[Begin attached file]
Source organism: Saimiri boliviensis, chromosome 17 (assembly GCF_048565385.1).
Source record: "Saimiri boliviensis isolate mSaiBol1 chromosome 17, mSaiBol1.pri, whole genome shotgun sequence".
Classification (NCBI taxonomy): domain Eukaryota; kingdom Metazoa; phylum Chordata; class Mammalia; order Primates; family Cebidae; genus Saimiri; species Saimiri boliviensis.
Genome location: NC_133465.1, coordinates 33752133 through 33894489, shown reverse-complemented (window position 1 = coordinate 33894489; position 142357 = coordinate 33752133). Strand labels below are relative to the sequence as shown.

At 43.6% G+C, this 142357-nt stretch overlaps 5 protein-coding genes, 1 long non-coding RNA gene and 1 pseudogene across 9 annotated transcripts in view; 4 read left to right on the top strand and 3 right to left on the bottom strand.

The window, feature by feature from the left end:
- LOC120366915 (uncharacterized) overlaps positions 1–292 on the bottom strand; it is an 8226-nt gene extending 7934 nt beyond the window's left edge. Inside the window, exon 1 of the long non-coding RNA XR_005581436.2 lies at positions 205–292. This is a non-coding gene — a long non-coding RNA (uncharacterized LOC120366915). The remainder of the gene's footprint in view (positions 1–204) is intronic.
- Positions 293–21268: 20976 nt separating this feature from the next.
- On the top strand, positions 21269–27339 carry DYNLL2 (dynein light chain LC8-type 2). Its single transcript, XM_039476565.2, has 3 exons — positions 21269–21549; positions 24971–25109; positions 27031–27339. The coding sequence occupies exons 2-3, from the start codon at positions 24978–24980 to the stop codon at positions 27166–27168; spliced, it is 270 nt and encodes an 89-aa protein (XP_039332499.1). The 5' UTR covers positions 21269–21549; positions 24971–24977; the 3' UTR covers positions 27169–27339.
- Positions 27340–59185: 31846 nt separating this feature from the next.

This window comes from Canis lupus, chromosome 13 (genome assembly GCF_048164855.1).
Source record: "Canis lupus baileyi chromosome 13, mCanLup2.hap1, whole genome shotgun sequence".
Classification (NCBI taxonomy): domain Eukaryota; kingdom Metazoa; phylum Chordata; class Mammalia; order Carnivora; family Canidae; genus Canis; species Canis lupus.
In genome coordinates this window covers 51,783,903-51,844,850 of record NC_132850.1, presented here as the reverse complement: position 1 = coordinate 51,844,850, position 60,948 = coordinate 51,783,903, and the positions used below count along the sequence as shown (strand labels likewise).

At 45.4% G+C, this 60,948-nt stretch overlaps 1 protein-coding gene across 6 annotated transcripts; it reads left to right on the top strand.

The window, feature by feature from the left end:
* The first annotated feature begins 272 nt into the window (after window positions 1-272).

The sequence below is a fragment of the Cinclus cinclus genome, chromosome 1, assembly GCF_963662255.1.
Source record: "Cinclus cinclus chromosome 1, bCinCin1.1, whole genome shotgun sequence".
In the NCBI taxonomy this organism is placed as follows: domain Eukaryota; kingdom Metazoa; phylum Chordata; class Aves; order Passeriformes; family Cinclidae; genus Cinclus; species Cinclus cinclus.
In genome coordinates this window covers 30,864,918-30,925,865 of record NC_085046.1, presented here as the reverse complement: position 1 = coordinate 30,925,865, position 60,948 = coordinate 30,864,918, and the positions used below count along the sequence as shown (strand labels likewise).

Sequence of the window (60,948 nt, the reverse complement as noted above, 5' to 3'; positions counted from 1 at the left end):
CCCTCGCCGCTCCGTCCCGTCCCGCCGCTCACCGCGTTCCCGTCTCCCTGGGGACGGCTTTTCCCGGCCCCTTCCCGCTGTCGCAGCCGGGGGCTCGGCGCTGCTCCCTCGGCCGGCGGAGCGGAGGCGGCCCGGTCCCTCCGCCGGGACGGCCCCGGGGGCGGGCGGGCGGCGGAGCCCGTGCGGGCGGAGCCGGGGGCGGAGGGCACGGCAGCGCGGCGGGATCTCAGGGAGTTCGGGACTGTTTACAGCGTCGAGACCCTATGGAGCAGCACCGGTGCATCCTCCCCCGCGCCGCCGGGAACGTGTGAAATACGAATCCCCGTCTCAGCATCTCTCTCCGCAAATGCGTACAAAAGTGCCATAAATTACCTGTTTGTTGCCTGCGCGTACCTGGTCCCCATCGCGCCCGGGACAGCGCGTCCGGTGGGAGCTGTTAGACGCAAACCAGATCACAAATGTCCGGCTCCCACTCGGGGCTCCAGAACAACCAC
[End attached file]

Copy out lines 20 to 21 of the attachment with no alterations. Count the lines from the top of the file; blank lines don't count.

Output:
In the NCBI taxonomy this organism is placed as follows: domain Eukaryota; kingdom Metazoa; phylum Chordata; class Aves; order Passeriformes; family Cinclidae; genus Cinclus; species Cinclus cinclus.
In genome coordinates this window covers 30,864,918-30,925,865 of record NC_085046.1, presented here as the reverse complement: position 1 = coordinate 30,925,865, position 60,948 = coordinate 30,864,918, and the positions used below count along the sequence as shown (strand labels likewise).